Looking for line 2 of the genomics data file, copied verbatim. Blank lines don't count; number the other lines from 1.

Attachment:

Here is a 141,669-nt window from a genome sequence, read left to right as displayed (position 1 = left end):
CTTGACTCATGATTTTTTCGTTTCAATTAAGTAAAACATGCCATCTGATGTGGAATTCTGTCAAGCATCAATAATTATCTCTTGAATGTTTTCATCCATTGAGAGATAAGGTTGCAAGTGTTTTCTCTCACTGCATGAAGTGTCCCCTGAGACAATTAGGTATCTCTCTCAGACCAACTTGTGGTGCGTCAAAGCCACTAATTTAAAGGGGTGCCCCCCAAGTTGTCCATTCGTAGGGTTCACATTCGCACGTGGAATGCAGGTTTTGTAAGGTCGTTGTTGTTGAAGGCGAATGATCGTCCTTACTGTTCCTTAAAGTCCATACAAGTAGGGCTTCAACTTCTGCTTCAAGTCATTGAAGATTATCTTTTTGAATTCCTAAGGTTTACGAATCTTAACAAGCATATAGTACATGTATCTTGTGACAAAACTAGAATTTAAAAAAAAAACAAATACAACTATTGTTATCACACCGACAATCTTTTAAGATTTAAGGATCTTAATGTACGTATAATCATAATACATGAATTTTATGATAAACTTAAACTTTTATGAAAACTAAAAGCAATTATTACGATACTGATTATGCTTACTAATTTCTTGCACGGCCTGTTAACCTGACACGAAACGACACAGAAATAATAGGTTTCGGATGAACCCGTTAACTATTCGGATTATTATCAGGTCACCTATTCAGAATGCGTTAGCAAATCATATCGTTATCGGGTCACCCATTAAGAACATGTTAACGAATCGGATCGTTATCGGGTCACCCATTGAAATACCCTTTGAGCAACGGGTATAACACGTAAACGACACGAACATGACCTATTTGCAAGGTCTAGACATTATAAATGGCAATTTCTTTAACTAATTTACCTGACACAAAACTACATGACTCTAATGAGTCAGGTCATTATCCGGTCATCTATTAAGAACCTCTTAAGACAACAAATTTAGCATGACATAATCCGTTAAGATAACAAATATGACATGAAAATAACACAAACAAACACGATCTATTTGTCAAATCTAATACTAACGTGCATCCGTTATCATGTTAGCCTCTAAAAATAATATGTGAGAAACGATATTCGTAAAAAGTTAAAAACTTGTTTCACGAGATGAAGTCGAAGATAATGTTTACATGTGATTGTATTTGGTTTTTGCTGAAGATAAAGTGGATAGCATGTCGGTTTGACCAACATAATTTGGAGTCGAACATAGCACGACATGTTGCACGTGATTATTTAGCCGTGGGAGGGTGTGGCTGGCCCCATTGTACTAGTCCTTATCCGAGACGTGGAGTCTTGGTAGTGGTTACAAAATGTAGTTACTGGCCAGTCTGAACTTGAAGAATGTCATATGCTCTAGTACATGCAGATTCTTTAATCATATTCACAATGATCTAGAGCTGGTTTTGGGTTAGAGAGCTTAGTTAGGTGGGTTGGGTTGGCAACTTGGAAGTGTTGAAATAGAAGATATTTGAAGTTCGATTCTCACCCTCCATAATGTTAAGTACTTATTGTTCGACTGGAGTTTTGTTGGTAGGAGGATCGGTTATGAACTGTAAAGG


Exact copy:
CTTGACTCATGATTTTTTCGTTTCAATTAAGTAAAACATGCCATCTGATGTGGAATTCTGTCAAGCATCAATAATTATCTCTTGAATGTTTTCATCCATTGAGAGATAAGGTTGCAAGTGTTTTCTCTCACTGCATGAAGTGTCCCCTGAGACAATTAGGTATCTCTCTCAGACCAACTTGTGGTGCGTCAAAGCCACTAATTTAAAGGGGTGCCCCCCAAGTTGTCCATTCGTAGGGTTCACATTCGCACGTGGAATGCAGGTTTTGTAAGGTCGTTGTTGTTGAAGGCGAATGATCGTCCTTACTGTTCCTTAAAGTCCATACAAGTAGGGCTTCAACTTCTGCTTCAAGTCATTGAAGATTATCTTTTTGAATTCCTAAGGTTTACGAATCTTAACAAGCATATAGTACATGTATCTTGTGACAAAACTAGAATTTAAAAAAAAAACAAATACAACTATTGTTATCACACCGACAATCTTTTAAGATTTAAGGATCTTAATGTACGTATAATCATAATACATGAATTTTATGATAAACTTAAACTTTTATGAAAACTAAAAGCAATTATTACGATACTGATTATGCTTACTAATTTCTTGCACGGCCTGTTAACCTGACACGAAACGACACAGAAATAATAGGTTTCGGATGAACCCGTTAACTATTCGGATTATTATCAGGTCACCTATTCAGAATGCGTTAGCAAATCATATCGTTATCGGGTCACCCATTAAGAACATGTTAACGAATCGGATCGTTATCGGGTCACCCATTGAAATACCCTTTGAGCAACGGGTATAACACGTAAACGACACGAACATGACCTATTTGCAAGGTCTAGACATTATAAATGGCAATTTCTTTAACTAATTTACCTGACACAAAACTACATGACTCTAATGAGTCAGGTCATTATCCGGTCATCTATTAAGAACCTCTTAAGACAACAAATTTAGCATGACATAATCCGTTAAGATAACAAATATGACATGAAAATAACACAAACAAACACGATCTATTTGTCAAATCTAATACTAACGTGCATCCGTTATCATGTTAGCCTCTAAAAATAATATGTGAGAAACGATATTCGTAAAAAGTTAAAAACTTGTTTCACGAGATGAAGTCGAAGATAATGTTTACATGTGATTGTATTTGGTTTTTGCTGAAGATAAAGTGGATAGCATGTCGGTTTGACCAACATAATTTGGAGTCGAACATAGCACGACATGTTGCACGTGATTATTTAGCCGTGGGAGGGTGTGGCTGGCCCCATTGTACTAGTCCTTATCCGAGACGTGGAGTCTTGGTAGTGGTTACAAAATGTAGTTACTGGCCAGTCTGAACTTGAAGAATGTCATATGCTCTAGTACATGCAGATTCTTTAATCATATTCACAATGATCTAGAGCTGGTTTTGGGTTAGAGAGCTTAGTTAGGTGGGTTGGGTTGGCAACTTGGAAGTGTTGAAATAGAAGATATTTGAAGTTCGATTCTCACCCTCCATAATGTTAAGTACTTATTGTTCGACTGGAGTTTTGTTGGTAGGAGGATCGGTTATGAACTGTAAAGG